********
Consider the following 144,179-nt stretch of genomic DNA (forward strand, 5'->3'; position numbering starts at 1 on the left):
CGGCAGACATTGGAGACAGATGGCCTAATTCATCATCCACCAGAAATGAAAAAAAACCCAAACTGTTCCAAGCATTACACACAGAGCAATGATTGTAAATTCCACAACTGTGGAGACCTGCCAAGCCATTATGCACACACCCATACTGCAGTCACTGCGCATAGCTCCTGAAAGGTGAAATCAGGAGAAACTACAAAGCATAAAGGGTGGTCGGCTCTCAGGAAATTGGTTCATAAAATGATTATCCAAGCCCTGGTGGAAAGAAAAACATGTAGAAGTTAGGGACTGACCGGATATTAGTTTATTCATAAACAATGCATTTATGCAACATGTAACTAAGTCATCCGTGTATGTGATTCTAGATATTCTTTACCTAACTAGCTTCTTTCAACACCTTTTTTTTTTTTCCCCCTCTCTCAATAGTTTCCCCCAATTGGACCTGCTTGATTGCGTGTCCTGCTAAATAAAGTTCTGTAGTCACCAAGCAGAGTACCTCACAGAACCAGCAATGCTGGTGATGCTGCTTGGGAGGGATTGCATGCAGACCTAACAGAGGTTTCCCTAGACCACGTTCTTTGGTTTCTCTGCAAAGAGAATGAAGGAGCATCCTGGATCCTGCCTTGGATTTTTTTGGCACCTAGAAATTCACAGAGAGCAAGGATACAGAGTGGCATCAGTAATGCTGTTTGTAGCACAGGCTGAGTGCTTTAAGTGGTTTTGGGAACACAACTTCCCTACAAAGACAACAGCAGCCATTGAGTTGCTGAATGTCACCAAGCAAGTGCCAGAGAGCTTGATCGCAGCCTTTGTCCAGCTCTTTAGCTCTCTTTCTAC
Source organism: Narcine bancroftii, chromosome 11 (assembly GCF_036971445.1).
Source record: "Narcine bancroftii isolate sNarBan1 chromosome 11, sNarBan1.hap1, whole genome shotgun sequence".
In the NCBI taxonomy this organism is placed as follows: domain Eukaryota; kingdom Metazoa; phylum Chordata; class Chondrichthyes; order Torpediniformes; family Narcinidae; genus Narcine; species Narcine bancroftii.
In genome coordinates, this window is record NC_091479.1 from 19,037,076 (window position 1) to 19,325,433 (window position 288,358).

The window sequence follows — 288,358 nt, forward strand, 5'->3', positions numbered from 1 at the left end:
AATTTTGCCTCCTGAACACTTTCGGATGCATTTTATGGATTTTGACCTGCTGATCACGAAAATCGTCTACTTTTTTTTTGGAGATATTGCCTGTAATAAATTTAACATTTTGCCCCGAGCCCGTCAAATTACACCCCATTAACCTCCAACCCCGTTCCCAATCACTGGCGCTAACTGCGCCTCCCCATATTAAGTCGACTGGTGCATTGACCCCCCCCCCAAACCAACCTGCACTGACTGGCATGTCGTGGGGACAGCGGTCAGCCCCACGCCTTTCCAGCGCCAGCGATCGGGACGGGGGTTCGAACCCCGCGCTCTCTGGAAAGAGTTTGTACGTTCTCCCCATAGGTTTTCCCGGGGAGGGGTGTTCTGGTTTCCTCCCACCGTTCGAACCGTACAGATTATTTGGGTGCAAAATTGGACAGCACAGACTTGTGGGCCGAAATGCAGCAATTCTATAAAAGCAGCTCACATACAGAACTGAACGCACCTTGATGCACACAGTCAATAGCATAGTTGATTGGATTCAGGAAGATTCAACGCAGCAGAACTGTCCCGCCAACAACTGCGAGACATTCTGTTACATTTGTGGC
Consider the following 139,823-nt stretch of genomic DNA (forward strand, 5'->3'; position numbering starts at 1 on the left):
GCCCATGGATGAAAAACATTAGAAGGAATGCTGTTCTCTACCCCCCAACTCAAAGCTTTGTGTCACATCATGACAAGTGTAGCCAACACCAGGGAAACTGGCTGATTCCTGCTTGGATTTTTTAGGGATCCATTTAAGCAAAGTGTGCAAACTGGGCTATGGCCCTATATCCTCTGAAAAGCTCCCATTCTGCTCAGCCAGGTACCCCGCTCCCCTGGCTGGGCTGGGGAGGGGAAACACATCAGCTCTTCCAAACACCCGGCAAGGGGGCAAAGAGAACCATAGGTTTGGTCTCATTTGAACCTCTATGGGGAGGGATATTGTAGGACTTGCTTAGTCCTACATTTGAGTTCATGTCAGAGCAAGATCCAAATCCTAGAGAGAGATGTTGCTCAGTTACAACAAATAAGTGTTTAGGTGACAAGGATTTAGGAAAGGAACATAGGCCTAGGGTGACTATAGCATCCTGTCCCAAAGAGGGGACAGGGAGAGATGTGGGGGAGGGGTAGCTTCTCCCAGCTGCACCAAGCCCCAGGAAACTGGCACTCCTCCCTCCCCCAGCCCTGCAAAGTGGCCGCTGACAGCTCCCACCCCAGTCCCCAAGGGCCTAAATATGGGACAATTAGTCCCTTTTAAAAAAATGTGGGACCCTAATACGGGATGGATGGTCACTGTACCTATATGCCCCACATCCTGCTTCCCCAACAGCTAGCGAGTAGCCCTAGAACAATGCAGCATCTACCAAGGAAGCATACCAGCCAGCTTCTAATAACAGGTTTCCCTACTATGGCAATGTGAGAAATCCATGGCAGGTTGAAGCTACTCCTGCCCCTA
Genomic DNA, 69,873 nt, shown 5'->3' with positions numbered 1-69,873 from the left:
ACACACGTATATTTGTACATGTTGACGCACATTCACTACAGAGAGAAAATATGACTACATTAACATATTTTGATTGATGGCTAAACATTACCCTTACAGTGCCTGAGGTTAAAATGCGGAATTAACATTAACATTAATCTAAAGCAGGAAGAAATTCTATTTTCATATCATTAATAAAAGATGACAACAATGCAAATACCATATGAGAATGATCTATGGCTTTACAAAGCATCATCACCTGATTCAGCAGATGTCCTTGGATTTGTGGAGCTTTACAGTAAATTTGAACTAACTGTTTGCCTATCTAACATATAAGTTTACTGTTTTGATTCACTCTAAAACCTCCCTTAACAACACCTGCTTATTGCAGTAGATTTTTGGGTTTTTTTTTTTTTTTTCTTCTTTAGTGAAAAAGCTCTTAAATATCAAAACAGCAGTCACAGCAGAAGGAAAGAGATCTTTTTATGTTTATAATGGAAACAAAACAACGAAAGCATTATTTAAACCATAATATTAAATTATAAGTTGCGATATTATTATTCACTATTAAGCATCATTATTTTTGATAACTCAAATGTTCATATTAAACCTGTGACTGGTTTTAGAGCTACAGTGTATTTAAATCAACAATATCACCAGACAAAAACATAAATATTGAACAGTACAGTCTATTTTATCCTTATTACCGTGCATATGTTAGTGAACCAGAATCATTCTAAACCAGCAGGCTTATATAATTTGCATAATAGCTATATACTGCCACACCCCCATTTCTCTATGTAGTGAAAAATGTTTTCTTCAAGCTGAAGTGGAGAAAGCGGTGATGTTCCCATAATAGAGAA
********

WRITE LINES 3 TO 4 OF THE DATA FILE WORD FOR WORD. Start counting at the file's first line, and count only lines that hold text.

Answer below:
Source organism: Narcine bancroftii, chromosome 11 (assembly GCF_036971445.1).
Source record: "Narcine bancroftii isolate sNarBan1 chromosome 11, sNarBan1.hap1, whole genome shotgun sequence".